The Catholic University of America

 8th Annual Graduate Student Conference on Medieval Studies:

Medieval Objects

April 3-4, 2014


Thursday, April 3, 2014, 5:15 pm, McMahon 201
Keynote lecture by Prof. Thomas J. Finan (Saint Louis University),
"Gaelic Objects: The Missing Irish Thirteenth Century."
Friday, April 4, 2014
Paper presentations (Pryzbyla Center 321-323)
and Medieval Banquet (Pryz, Quiet Dining Hall), our annual potluck, immediately following the conference.
Conference schedule listed below.
Sunday, April 6, 2014, 1:00-6:00 pm, Pryz Lawn
CUA Medieval Day.  An all-day celebration of all things medieval, in the center of CUA’s campus. 

Conference Program


Please register for the event(s) you plan to attend; although the conference is free to all attendees, registration is required, thank you!

~ Registration Form ~ 

Thursday, April 03, 2014



5:15 pm to 7:00pm

Graduate Conference Keynote Lecture and Reception

Professor Thomas J. Finan (Saint Louis University),

"Gaelic Objects: The Missing Irish Thirteenth Century."

McMahon Hall, Room 201

Friday, April 04, 2014


9:15 am to 9:45 am


Conference Registration and Coffee

Pryzbyla Center, Room 321-323


9:45 am to 10:00 am


Welcome & Remarks


10:00 am to 11:00 am

Session 1: Theological Debates of the Later Medieval Period

Chair: Dr. Robin Darling Young (CUA/TRS)


  • “Wyclif and the Beatific Vision,Luke DeWeese, The Catholic University of America 
  • “Debating Clerical Celibacy from Augustine to Luther,” Kim Lungociu, The Catholic University of America
  • “Unpacking the Object of God: Nothingness and Apophatic Theology in Meister Eckhart,Zachary Porcu, Trinity Western U.

11:00 am to 11:30


Coffee Break


11:30 am to 12:30 pm

Session 2: Composing Cultural Identity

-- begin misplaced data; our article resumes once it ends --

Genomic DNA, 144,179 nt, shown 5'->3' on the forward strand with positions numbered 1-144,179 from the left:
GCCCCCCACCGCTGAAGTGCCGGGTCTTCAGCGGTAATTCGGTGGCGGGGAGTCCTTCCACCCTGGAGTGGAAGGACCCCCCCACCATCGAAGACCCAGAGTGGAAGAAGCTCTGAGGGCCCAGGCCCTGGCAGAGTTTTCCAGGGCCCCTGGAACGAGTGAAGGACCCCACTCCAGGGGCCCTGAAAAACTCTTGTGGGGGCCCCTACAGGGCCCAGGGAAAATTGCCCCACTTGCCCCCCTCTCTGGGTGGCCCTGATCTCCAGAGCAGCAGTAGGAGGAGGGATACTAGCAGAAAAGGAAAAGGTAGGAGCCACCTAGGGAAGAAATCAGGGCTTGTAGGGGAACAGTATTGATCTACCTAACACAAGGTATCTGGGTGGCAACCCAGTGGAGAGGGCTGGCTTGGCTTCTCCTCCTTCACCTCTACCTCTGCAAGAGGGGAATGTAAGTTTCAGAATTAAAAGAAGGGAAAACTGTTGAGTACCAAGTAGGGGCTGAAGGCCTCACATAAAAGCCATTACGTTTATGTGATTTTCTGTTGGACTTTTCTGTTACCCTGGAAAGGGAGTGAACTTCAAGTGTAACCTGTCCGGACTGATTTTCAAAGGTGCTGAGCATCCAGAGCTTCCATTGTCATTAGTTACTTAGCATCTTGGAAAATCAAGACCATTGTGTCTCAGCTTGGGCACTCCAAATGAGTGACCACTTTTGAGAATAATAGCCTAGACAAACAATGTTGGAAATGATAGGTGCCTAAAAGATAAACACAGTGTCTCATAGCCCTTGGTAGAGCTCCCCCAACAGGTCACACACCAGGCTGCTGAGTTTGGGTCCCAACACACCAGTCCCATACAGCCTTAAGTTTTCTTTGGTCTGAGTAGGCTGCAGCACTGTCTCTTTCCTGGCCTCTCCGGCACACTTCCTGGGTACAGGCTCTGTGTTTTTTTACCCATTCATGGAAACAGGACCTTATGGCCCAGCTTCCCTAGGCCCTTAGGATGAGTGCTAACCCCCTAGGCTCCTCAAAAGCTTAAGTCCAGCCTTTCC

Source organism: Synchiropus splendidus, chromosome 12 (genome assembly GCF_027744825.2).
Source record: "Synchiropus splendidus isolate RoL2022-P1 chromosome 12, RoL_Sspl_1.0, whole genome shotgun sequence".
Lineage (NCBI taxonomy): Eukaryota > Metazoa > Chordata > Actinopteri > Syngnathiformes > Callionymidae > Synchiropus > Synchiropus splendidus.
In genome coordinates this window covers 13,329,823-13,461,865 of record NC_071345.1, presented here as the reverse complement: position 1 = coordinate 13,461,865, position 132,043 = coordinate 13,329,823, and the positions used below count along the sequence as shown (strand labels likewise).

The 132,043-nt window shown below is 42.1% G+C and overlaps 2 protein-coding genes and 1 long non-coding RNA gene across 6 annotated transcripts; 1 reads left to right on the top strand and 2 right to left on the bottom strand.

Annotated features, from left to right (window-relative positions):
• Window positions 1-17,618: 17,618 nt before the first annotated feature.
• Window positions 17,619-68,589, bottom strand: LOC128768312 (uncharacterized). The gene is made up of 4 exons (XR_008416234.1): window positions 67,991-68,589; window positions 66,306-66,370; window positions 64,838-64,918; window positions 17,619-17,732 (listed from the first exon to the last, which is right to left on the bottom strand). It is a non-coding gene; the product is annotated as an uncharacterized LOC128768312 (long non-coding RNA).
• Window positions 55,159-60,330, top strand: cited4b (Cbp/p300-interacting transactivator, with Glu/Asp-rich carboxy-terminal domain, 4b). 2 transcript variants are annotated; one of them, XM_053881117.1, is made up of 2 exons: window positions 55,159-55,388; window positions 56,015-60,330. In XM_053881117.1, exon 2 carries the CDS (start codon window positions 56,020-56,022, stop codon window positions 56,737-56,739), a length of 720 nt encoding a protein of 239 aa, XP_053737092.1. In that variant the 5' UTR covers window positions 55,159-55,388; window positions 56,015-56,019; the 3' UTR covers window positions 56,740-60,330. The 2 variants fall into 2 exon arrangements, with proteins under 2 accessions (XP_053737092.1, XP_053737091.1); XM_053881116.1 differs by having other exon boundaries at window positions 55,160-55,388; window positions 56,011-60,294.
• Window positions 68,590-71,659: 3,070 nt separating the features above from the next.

Chair: Dr. Thomas Finan (SLU/History)


  • “Reaching Back to the Past: Pisan Civic Identity in Early Christian Saints’ Legends from the Thirteenth and Fourteenth Centuries,” Carol Anderson, The Catholic University of America
  • “Notes and Notations: The Musical Interests of Pierre de Limoges,” Eric Nemarich, Georgetown University 
  • “‘What then would you have us wear?’ Arguments over the clothing of nuns in the Lutheran Reformation,” Katya Mouris, The Catholic University of America


12:30 pm to 1:30 pm


Lunch Break


1:30 pm to 2:30 pm

Session 3: Uses of Law in Medieval Texts

Chair: Dr. Jennifer Paxton (CUA/History)


  • “Medieval Text as Computational Object: Macroanalysis of Gratian’s Decretum,” Paul Evans, The Catholic University of America 
  • “Changing Allegiances: An Analysis of Charles the Bald’s Diploma to St-Arnulf, 842,”  Wes Bush, The Catholic University of America 
  • “Hugh of St. Victor’s Natural Law Reading of Genesis,” Brett Smith, The Catholic University of America

2:30 pm to 3:00 pm


Coffee Break


3:00 pm to 4:20 pm

Session 4: Objects & Authority in Medieval Literature

Chair: Dr. Lilla Kopár (CUA/English)


  • "Errant Maidens and Severed Heads in Le Haut Livre du Graal: Perlesvaus," Kate Koppy, Purdue U.
  • “Ælfred mec heht gewyrcan”: The Value of Making in the Old English Prose Consolation of Philosophy,” Beth Newman Ooi, The Catholic University of America 
  • The Mantle of Merlin: Quantum Medievalism and the Super-Position of Objects,”                M Bychowski, George Washington University 
  • “Saint Grendel? “Monster Relics” in Beowulf,Chris Pipkin, The Catholic University of America

4:20 pm to 4:30 pm


Closing Remarks


5:00 pm


Medieval Banquet

Pryzbyla Center, Quiet Dining Area





Past Conferences


7th Annual Graduate Student Conference on Medieval Studies: Medieval Bodies (April 18-19, 2013)

April 18, 2013, 5:15 PM
Keynote lecture by Dean Lawrence R. Poos, CUA,
"The Population of Europe 1300-1600: A Big-Picture View, and Some New Data for Life Expectancy."
Caldwell Hall, 100 Happel Room
April 19, 2013
Paper presentations and Medieval Banquet (our annual potluck, immediately following the conference).
Pryzbyla Center, Great Room C
Conference program listed below.
April 20, 2013
CUA Medieval Day. An all-day celebration of all things medieval, in the center of CUA’s campus. 
Pryzbyla Center Lawn

Conference Program

Thursday, April 18, 2013


5:00 pm to 8:00pm


Graduate Conference Keynote Lecture and Reception

Dean L.R. Poos, Catholic University of America

"The Population of Europe 1300-1600: A Big-Picture View, and Some New Data for Life Expectancy."

Caldwell Hall, 100 Happel Room


Friday, April 19, 2013

9:00 am to 9:30 am


Registration and Coffee